from the August 1997 issue of the
Sparta Economy Engine News
by Glenn Karch
During this last series of articles, much of the story of Sparta Economy engines had been told. There are a lot more illustrations, pictures and details that haven't been shown or written about. New bits and pieces of information keep popping tip from time to time.
There are still unsolved mysteries in regard to the Sparta Economy engines. I am sure that there are still new pieces of information to be discovered and that there is information in hands of collectors that has yet to be shared.
To sum it all up, production of the Sparta Economy engines began at the Sears-owned Holm Machine Manufacturing Company in Sparta, Michigan, in the summer of 1909. Production continued until the early fall of 1913. In over four years of operation, some 33,000 engines were produced. There were five different models and as many as seven different horsepower sizes. In addition to the Sparta production an estimated 3,000 Sparta type engines were assembled at Evansville, Indiana, after the move there in late 1913.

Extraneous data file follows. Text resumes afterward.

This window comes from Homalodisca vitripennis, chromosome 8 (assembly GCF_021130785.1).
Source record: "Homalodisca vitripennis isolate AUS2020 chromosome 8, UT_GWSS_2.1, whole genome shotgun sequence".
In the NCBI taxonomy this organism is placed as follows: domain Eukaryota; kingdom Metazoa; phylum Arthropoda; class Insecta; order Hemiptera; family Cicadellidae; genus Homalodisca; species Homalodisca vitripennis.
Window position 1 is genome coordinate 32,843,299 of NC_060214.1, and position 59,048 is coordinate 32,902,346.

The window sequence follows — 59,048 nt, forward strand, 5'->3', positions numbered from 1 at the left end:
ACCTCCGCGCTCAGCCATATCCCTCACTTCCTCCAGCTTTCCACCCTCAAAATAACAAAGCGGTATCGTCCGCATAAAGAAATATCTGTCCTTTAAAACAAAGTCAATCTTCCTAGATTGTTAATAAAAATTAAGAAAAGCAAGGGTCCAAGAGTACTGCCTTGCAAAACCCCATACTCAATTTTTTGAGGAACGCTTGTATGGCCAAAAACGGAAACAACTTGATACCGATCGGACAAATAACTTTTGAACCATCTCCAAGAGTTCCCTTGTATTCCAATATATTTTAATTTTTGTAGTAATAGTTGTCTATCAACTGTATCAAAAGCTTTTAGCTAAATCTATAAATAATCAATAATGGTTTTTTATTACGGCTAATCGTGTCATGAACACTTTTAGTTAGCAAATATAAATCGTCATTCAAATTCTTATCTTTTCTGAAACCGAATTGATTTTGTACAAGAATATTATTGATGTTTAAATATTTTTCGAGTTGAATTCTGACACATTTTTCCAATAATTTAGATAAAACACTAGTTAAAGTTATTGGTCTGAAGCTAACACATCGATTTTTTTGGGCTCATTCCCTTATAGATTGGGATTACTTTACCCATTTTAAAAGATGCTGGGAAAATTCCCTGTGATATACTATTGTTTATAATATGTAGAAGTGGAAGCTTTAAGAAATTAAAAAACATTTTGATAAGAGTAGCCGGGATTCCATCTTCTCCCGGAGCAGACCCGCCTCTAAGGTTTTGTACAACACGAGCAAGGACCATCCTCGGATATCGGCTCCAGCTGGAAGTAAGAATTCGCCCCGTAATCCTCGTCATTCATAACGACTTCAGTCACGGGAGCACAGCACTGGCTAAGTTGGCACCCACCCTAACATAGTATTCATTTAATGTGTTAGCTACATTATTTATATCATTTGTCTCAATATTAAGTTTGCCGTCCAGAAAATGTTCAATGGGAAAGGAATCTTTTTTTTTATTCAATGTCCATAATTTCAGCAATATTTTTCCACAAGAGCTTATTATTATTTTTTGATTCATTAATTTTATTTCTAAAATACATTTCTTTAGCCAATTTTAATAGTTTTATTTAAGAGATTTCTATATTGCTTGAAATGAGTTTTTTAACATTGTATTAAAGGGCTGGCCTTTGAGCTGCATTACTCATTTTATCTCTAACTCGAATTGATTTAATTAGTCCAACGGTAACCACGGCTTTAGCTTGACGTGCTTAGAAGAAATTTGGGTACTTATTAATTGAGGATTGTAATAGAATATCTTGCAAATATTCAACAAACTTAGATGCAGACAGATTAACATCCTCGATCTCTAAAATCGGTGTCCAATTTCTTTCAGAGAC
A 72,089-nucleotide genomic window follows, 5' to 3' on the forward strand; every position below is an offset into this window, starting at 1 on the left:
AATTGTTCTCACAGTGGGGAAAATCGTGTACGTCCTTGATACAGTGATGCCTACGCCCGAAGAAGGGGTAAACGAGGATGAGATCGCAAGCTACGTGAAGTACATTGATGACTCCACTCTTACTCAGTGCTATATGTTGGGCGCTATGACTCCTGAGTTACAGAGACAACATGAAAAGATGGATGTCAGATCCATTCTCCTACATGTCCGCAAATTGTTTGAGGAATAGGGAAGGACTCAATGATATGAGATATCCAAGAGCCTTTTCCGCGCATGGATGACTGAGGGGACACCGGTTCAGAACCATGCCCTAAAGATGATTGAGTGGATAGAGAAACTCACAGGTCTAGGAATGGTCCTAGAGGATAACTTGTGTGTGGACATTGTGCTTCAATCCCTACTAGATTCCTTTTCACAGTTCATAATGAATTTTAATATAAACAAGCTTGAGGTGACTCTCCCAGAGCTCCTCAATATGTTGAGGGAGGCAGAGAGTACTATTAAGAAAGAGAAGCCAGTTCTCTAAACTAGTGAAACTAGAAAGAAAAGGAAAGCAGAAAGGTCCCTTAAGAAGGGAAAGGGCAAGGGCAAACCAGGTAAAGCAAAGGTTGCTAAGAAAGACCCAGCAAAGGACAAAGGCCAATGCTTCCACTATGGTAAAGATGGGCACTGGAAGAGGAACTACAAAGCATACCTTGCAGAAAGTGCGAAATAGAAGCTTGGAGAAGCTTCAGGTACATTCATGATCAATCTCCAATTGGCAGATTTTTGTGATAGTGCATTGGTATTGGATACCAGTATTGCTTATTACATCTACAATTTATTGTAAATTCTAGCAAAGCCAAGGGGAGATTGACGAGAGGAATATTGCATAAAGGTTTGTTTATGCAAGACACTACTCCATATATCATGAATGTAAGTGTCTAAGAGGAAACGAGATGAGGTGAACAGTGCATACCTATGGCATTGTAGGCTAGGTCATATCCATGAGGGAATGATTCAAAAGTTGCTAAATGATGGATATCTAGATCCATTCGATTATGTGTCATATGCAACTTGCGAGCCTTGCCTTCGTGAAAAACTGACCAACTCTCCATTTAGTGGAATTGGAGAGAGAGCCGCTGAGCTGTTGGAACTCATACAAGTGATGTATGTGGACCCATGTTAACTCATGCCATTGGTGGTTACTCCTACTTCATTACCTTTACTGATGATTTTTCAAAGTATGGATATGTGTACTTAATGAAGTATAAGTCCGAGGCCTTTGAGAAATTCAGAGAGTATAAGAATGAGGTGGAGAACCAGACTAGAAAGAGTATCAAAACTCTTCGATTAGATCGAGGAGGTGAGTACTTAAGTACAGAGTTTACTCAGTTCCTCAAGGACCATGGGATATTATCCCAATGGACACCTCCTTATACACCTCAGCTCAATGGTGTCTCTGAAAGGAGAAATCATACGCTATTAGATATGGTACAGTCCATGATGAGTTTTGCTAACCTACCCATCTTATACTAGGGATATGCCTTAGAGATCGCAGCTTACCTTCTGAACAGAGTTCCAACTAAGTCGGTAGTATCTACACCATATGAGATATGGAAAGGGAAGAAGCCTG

Parts peculiar to Sparta Economy engines are hard to come by, except for some repro parts and some generic parts. It seems that almost everyone who has a parts missing Sparta type engine is looking for the rest of the parts needed to make a compete engine. Luckily, many parts for the Sparta CX model will interchange with the later Hercules-built engines.
Of the 373 Sparta Economy engines that I am aware of, here is the breakdown according to horsepower.
*I have actually seen this engine, and it appears to have the original tag. Unfortunately , no measurements were taken, so comparisons could be made with the two and four HP sizes.
There are another six engines that I don't have the HP data on. How these percentage figures for the existing engines compare to actual production percentages is unknown.
Even though the Sparta Economy story has come to an end, the collection and recording of data on existing engines continues. If you have any information to share or engines to add to) the list, please let me know.
Over these past several years, many telephone calls and many letters have been received in regard to both the Hercules-built and Sparta-built engines. I have tried to answer all with information, data, advice, illustrations, pictures, literature and where to find parts. There are times when I just don't know the answer to questions. Thanks goes out to all of those who have shared information. It all helps to make the gas engine hobby enjoyable and interesting.
What's coming tip next time? Although a lot of information has been given, there are many questions that keep coming up. There are also new bits of interesting information. In future articles, we'll pick up on these kinds of things.